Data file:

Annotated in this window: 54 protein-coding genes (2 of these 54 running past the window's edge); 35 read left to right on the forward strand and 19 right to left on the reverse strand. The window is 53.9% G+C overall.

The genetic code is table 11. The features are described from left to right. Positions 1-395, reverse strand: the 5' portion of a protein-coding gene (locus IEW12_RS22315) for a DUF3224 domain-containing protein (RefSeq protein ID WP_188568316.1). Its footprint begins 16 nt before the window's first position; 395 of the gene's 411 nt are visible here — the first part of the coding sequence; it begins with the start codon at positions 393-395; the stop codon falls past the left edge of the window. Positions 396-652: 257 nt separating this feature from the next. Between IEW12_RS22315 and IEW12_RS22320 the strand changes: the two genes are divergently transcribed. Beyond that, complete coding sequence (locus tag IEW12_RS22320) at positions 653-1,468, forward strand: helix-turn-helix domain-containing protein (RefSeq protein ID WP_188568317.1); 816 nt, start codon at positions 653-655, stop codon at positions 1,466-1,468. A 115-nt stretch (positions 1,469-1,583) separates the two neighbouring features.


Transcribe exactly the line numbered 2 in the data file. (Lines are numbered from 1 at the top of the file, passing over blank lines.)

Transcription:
The genetic code is table 11. The features are described from left to right. Positions 1-395, reverse strand: the 5' portion of a protein-coding gene (locus IEW12_RS22315) for a DUF3224 domain-containing protein (RefSeq protein ID WP_188568316.1). Its footprint begins 16 nt before the window's first position; 395 of the gene's 411 nt are visible here — the first part of the coding sequence; it begins with the start codon at positions 393-395; the stop codon falls past the left edge of the window. Positions 396-652: 257 nt separating this feature from the next. Between IEW12_RS22315 and IEW12_RS22320 the strand changes: the two genes are divergently transcribed. Beyond that, complete coding sequence (locus tag IEW12_RS22320) at positions 653-1,468, forward strand: helix-turn-helix domain-containing protein (RefSeq protein ID WP_188568317.1); 816 nt, start codon at positions 653-655, stop codon at positions 1,466-1,468. A 115-nt stretch (positions 1,469-1,583) separates the two neighbouring features.